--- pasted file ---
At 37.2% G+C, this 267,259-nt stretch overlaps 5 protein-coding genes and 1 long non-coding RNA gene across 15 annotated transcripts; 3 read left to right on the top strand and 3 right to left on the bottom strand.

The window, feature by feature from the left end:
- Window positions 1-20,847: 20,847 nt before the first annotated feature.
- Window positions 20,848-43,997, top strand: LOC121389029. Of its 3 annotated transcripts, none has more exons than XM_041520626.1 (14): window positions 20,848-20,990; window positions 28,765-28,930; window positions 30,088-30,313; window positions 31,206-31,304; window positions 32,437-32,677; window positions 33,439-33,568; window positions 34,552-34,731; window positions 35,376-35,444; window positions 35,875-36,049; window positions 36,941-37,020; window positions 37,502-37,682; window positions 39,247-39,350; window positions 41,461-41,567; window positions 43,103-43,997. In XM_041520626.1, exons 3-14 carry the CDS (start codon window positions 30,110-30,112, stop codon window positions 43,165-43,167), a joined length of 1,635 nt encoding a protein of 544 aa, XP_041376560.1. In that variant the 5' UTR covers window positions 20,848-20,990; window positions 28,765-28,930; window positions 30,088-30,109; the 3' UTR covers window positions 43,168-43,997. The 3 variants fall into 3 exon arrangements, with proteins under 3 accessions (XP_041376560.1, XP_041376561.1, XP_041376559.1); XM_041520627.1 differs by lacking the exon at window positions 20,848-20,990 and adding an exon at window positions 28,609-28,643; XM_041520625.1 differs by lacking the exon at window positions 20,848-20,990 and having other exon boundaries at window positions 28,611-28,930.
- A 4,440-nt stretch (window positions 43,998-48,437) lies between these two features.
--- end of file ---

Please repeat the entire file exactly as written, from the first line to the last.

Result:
At 37.2% G+C, this 267,259-nt stretch overlaps 5 protein-coding genes and 1 long non-coding RNA gene across 15 annotated transcripts; 3 read left to right on the top strand and 3 right to left on the bottom strand.

The window, feature by feature from the left end:
- Window positions 1-20,847: 20,847 nt before the first annotated feature.
- Window positions 20,848-43,997, top strand: LOC121389029. Of its 3 annotated transcripts, none has more exons than XM_041520626.1 (14): window positions 20,848-20,990; window positions 28,765-28,930; window positions 30,088-30,313; window positions 31,206-31,304; window positions 32,437-32,677; window positions 33,439-33,568; window positions 34,552-34,731; window positions 35,376-35,444; window positions 35,875-36,049; window positions 36,941-37,020; window positions 37,502-37,682; window positions 39,247-39,350; window positions 41,461-41,567; window positions 43,103-43,997. In XM_041520626.1, exons 3-14 carry the CDS (start codon window positions 30,110-30,112, stop codon window positions 43,165-43,167), a joined length of 1,635 nt encoding a protein of 544 aa, XP_041376560.1. In that variant the 5' UTR covers window positions 20,848-20,990; window positions 28,765-28,930; window positions 30,088-30,109; the 3' UTR covers window positions 43,168-43,997. The 3 variants fall into 3 exon arrangements, with proteins under 3 accessions (XP_041376560.1, XP_041376561.1, XP_041376559.1); XM_041520627.1 differs by lacking the exon at window positions 20,848-20,990 and adding an exon at window positions 28,609-28,643; XM_041520625.1 differs by lacking the exon at window positions 20,848-20,990 and having other exon boundaries at window positions 28,611-28,930.
- A 4,440-nt stretch (window positions 43,998-48,437) lies between these two features.